Trigger Warning: gender based violence, gun violence

On December 6, 1989, an armed man walked into an engineering class at l’École Polytechnique de Montréal and ordered the men to leave before he began shooting. “I hate feminists” he said, killing 14 women in the class and injuring ten more.

December 6, 2019, marked 30 years since the attack at l’École Polytechnique de Montréal. On this day, 14 universities across Canada, including UBC Okanagan, took part in honouring the victims of this tragedy.

The service at UBCO was held in the Engineering building’s foyer from 12p.m. to 1p.m. During the service, UBCO engineering students walked across the stage one-by-one and shared the name, major and age of each woman who was killed, and then laid down a white rose in their honour.

The School of Engineering also unveiled a 14 Not Forgotten plaque that is now permanently situated in the EME foyer. The plaque reads the names of the women lost to this attack: Geneviève Bergeron, Hélène Colgan, Nathalie Croteau, Barbara Daigneault, Anne-Marie Edward, Maud Haviernick, Maryse Laganière, Maryse Leclair, Anne-Marie Lemay, Sonia Pelletier, Michèle Richard, Annie St-Arneault, Annie Turcotte, and Barbara Klucznik-Widajewicz.

As a third-year civil engineering student, the 30th anniversary of this attack was in the midst of my fifth exam season at UBCO, and while I would normally be overwhelmed with stress, on December 6, I was instead overcome with sorrow. I was lucky enough to have the chance to do what 14 other women had stolen from them; the chance to study and excel in the field of science.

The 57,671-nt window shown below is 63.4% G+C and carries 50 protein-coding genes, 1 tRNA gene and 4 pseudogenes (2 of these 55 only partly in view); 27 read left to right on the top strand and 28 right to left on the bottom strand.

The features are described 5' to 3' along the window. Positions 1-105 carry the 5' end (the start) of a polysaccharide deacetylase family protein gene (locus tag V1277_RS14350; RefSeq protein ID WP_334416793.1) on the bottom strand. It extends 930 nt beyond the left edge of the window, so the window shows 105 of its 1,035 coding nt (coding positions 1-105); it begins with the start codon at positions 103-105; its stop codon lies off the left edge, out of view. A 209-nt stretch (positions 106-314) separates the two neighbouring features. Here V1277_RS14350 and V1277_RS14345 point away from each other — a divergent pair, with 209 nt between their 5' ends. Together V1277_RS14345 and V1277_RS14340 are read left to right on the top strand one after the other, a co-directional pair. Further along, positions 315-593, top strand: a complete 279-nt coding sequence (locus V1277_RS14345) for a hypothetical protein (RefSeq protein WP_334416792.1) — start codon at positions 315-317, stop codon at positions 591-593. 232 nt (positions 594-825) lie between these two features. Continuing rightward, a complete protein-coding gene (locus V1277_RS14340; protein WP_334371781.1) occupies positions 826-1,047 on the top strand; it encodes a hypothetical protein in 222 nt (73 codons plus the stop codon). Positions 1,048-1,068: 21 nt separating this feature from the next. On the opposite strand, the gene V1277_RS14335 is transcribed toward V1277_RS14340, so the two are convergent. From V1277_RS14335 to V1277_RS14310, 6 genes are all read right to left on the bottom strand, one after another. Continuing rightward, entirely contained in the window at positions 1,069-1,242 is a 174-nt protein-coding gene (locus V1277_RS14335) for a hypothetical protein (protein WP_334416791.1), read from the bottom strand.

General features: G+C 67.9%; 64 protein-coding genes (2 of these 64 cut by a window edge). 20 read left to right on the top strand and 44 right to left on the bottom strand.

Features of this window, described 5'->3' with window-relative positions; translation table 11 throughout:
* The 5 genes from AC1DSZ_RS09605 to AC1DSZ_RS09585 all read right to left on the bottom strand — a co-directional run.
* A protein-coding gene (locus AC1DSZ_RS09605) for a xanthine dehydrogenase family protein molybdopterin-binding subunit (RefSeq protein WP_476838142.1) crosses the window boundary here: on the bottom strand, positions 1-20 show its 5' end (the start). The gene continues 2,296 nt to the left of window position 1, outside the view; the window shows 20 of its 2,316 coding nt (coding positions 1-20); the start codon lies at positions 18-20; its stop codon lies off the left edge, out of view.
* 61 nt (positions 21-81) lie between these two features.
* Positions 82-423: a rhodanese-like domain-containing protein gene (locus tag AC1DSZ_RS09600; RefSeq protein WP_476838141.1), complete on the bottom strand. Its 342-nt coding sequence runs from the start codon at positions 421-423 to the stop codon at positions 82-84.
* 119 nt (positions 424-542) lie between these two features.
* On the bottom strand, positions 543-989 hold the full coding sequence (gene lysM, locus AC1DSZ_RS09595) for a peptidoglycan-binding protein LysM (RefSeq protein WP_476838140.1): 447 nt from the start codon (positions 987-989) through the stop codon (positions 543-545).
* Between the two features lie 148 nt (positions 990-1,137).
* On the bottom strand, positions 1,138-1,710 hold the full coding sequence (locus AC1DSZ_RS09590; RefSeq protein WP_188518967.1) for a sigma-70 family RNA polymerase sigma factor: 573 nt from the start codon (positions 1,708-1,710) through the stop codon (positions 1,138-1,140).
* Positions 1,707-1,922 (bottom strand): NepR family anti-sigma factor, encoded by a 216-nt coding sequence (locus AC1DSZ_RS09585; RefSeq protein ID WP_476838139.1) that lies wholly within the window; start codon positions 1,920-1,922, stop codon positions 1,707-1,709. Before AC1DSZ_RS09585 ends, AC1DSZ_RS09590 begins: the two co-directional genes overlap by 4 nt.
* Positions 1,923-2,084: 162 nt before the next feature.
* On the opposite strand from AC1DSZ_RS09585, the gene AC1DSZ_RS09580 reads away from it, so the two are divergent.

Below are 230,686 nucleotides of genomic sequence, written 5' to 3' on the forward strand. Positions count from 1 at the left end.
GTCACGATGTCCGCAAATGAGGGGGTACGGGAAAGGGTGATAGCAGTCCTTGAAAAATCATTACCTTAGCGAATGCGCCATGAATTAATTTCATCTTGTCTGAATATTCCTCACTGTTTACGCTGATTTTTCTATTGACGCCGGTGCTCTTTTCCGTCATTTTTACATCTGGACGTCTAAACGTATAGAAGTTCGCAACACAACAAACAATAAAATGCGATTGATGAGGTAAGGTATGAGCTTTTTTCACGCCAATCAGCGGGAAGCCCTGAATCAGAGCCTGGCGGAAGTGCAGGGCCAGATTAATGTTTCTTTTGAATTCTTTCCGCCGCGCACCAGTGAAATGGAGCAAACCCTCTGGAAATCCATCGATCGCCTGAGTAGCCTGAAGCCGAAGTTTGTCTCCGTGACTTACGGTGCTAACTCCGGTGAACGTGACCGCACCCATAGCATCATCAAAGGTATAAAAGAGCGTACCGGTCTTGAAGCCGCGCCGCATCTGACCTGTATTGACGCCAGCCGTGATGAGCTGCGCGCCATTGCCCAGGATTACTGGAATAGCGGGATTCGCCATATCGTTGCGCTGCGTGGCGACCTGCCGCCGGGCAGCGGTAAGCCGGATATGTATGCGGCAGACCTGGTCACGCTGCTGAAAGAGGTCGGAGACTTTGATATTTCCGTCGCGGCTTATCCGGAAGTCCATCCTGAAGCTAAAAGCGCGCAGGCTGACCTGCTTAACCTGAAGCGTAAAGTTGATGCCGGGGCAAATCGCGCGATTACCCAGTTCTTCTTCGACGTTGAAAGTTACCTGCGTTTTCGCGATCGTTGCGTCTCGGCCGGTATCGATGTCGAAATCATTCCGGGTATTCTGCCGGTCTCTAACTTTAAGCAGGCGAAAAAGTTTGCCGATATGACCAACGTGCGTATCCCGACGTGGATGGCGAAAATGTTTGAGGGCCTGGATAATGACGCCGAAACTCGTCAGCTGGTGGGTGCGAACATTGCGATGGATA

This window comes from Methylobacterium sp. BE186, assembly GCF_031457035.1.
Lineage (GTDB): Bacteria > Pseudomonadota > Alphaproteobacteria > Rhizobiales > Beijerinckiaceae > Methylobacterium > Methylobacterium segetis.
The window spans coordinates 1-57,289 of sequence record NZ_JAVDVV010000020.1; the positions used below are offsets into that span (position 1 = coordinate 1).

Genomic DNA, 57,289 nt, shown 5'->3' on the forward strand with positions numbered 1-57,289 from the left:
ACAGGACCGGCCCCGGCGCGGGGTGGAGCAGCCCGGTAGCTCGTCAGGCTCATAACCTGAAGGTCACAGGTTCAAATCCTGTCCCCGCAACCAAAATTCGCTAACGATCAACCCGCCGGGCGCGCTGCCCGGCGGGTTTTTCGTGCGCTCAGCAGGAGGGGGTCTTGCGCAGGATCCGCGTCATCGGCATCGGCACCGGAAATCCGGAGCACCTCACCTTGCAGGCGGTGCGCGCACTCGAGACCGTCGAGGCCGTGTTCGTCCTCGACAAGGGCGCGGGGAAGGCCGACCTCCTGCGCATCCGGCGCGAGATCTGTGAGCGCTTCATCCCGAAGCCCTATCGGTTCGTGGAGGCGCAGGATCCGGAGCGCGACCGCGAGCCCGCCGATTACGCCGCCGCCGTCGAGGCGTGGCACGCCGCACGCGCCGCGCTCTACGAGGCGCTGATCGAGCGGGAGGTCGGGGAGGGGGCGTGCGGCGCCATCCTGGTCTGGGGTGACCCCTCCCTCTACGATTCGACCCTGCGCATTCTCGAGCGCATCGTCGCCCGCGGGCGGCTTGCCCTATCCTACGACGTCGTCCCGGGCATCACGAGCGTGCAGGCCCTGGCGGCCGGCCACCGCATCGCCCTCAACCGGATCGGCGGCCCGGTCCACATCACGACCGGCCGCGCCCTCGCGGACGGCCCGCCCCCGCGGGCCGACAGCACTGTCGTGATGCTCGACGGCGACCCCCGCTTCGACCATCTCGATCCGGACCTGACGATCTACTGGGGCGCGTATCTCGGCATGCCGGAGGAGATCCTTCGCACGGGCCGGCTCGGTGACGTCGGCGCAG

These women were killed for pursuing careers in science and mathematics, which were traditionally regarded as male-dominated fields. Sadly, these fields continue to be dominated by men to this day. In my third-year civil engineering classes of around 100 people, it would be challenging to count more than 20 women on any given day.

Despite many strides forward, the sad truth is that gender-based violence against women and girls still persists in today’s society, and often intersects with people of colour, people of the LGBTQ2SIA+ community and Indigenous peoples. Canada has established December 6 as the National Day of Remembrance and Action on Violence against Women in response to the l’École Polytechnique de Montréal attack and as a reminder of the continued prevelance of gender-based violence in Canada as well as the rest of the world.

I read a quote on twitter by Mika McKinnon, a Professor at UBC Vancouver, that read “It’s a fundamental law of physics that energy is neither created nor destroyed. People live on in the stories we tell.” Following the 30th anniversary of this tragedy, we must continue sharing the stories of the women lost to the attack. We must also use our voices to challenge gender-based violence and stigmas until women are able to take up the space that they deserve and feel safe while doing so.